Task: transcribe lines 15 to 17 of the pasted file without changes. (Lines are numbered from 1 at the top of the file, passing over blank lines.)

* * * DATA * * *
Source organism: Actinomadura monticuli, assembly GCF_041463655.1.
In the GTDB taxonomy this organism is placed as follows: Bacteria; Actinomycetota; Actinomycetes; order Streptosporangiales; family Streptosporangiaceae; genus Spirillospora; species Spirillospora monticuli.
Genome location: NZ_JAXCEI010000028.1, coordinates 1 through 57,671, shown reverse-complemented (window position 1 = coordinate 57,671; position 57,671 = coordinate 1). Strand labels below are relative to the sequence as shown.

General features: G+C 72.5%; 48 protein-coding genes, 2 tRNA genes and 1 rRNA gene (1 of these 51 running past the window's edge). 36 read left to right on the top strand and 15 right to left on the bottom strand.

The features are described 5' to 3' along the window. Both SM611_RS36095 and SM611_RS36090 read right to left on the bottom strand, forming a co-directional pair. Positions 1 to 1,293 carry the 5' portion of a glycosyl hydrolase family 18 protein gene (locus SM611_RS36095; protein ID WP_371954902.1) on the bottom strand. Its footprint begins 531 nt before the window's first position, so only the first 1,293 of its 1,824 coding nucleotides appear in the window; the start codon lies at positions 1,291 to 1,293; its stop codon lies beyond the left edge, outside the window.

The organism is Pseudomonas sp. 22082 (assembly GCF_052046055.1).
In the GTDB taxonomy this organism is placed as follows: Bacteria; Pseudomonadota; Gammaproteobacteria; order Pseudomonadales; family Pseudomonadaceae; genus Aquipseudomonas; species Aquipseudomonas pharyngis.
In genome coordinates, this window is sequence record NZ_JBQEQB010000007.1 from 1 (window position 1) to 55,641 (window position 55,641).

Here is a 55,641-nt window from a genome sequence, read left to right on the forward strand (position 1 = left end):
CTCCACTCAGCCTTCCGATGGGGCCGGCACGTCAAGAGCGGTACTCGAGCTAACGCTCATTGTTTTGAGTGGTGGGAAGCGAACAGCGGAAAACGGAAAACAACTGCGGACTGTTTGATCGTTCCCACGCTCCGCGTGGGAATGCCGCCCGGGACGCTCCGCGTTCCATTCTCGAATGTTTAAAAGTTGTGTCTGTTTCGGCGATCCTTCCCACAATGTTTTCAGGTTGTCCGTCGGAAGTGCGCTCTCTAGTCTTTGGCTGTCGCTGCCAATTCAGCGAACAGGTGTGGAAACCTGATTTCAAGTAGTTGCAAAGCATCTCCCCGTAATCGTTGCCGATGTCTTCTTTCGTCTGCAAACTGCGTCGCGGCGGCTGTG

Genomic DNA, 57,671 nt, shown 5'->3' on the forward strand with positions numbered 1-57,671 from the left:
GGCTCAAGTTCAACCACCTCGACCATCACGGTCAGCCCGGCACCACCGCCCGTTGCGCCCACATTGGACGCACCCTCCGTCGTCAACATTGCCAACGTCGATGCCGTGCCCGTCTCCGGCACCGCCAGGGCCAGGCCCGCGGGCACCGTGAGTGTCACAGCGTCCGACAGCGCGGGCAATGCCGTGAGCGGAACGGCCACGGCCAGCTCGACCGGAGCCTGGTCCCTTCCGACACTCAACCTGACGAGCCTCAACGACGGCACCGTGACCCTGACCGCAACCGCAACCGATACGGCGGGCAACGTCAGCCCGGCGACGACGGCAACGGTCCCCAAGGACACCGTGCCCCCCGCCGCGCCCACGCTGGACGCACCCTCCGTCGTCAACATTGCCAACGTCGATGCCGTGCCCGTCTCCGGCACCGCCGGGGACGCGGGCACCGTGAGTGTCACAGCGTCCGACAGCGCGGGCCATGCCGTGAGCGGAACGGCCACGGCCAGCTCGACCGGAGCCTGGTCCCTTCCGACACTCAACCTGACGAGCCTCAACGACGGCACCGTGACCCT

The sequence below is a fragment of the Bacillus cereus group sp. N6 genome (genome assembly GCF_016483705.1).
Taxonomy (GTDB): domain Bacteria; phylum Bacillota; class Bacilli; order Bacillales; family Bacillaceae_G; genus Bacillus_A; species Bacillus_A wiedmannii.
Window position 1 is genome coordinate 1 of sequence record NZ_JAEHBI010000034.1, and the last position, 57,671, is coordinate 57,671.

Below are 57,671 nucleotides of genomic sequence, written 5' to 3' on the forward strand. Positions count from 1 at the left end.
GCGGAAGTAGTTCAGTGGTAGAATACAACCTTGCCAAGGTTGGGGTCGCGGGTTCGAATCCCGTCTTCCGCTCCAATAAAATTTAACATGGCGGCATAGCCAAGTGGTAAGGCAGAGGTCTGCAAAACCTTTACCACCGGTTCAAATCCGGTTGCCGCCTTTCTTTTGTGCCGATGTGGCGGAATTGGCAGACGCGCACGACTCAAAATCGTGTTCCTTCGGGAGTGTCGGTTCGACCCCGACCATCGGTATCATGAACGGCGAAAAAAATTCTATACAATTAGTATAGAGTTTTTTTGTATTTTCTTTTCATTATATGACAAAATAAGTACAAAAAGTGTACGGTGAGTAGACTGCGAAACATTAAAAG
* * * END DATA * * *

Window position 1 is genome coordinate 1 of sequence record NZ_JAEHBI010000034.1, and the last position, 57,671, is coordinate 57,671.

Below are 57,671 nucleotides of genomic sequence, written 5' to 3' on the forward strand. Positions count from 1 at the left end.
GCGGAAGTAGTTCAGTGGTAGAATACAACCTTGCCAAGGTTGGGGTCGCGGGTTCGAATCCCGTCTTCCGCTCCAATAAAATTTAACATGGCGGCATAGCCAAGTGGTAAGGCAGAGGTCTGCAAAACCTTTACCACCGGTTCAAATCCGGTTGCCGCCTTTCTTTTGTGCCGATGTGGCGGAATTGGCAGACGCGCACGACTCAAAATCGTGTTCCTTCGGGAGTGTCGGTTCGACCCCGACCATCGGTATCATGAACGGCGAAAAAAATTCTATACAATTAGTATAGAGTTTTTTTGTATTTTCTTTTCATTATATGACAAAATAAGTACAAAAAGTGTACGGTGAGTAGACTGCGAAACATTAAAAG